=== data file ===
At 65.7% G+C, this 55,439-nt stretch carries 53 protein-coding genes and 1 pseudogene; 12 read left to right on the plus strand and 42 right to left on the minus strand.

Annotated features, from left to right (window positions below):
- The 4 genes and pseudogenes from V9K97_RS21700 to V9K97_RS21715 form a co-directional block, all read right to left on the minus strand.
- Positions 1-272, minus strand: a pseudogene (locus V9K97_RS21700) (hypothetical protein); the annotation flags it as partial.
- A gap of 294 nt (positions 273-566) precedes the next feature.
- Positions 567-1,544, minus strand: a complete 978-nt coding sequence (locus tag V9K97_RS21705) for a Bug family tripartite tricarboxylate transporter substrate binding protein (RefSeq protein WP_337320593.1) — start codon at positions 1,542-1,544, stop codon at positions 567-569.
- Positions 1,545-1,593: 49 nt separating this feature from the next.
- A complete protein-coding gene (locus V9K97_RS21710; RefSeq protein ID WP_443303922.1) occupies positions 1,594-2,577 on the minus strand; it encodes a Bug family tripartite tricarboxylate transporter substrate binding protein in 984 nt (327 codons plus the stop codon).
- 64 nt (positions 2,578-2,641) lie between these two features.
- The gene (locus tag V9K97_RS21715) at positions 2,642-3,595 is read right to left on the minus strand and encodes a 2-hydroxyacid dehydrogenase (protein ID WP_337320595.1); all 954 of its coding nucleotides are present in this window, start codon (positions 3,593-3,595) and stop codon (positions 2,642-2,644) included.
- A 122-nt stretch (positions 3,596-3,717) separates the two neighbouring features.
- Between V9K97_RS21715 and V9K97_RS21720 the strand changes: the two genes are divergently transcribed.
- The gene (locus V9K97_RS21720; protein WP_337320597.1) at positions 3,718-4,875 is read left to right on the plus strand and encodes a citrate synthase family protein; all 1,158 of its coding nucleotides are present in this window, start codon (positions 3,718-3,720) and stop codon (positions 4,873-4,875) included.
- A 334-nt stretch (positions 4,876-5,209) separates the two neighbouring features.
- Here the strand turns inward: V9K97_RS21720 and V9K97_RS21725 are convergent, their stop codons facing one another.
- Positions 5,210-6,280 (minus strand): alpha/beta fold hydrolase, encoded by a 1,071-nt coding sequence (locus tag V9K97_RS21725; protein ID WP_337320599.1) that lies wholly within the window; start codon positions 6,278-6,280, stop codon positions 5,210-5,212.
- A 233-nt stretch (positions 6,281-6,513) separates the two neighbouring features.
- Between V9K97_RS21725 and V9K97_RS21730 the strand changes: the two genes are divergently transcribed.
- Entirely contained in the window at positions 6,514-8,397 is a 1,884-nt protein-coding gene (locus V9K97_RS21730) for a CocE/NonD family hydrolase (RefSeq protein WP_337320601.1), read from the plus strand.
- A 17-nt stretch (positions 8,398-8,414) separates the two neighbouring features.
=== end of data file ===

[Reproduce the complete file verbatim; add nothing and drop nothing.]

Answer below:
At 65.7% G+C, this 55,439-nt stretch carries 53 protein-coding genes and 1 pseudogene; 12 read left to right on the plus strand and 42 right to left on the minus strand.

Annotated features, from left to right (window positions below):
- The 4 genes and pseudogenes from V9K97_RS21700 to V9K97_RS21715 form a co-directional block, all read right to left on the minus strand.
- Positions 1-272, minus strand: a pseudogene (locus V9K97_RS21700) (hypothetical protein); the annotation flags it as partial.
- A gap of 294 nt (positions 273-566) precedes the next feature.
- Positions 567-1,544, minus strand: a complete 978-nt coding sequence (locus tag V9K97_RS21705) for a Bug family tripartite tricarboxylate transporter substrate binding protein (RefSeq protein WP_337320593.1) — start codon at positions 1,542-1,544, stop codon at positions 567-569.
- Positions 1,545-1,593: 49 nt separating this feature from the next.
- A complete protein-coding gene (locus V9K97_RS21710; RefSeq protein ID WP_443303922.1) occupies positions 1,594-2,577 on the minus strand; it encodes a Bug family tripartite tricarboxylate transporter substrate binding protein in 984 nt (327 codons plus the stop codon).
- 64 nt (positions 2,578-2,641) lie between these two features.
- The gene (locus tag V9K97_RS21715) at positions 2,642-3,595 is read right to left on the minus strand and encodes a 2-hydroxyacid dehydrogenase (protein ID WP_337320595.1); all 954 of its coding nucleotides are present in this window, start codon (positions 3,593-3,595) and stop codon (positions 2,642-2,644) included.
- A 122-nt stretch (positions 3,596-3,717) separates the two neighbouring features.
- Between V9K97_RS21715 and V9K97_RS21720 the strand changes: the two genes are divergently transcribed.
- The gene (locus V9K97_RS21720; protein WP_337320597.1) at positions 3,718-4,875 is read left to right on the plus strand and encodes a citrate synthase family protein; all 1,158 of its coding nucleotides are present in this window, start codon (positions 3,718-3,720) and stop codon (positions 4,873-4,875) included.
- A 334-nt stretch (positions 4,876-5,209) separates the two neighbouring features.
- Here the strand turns inward: V9K97_RS21720 and V9K97_RS21725 are convergent, their stop codons facing one another.
- Positions 5,210-6,280 (minus strand): alpha/beta fold hydrolase, encoded by a 1,071-nt coding sequence (locus tag V9K97_RS21725; protein ID WP_337320599.1) that lies wholly within the window; start codon positions 6,278-6,280, stop codon positions 5,210-5,212.
- A 233-nt stretch (positions 6,281-6,513) separates the two neighbouring features.
- Between V9K97_RS21725 and V9K97_RS21730 the strand changes: the two genes are divergently transcribed.
- Entirely contained in the window at positions 6,514-8,397 is a 1,884-nt protein-coding gene (locus V9K97_RS21730) for a CocE/NonD family hydrolase (RefSeq protein WP_337320601.1), read from the plus strand.
- A 17-nt stretch (positions 8,398-8,414) separates the two neighbouring features.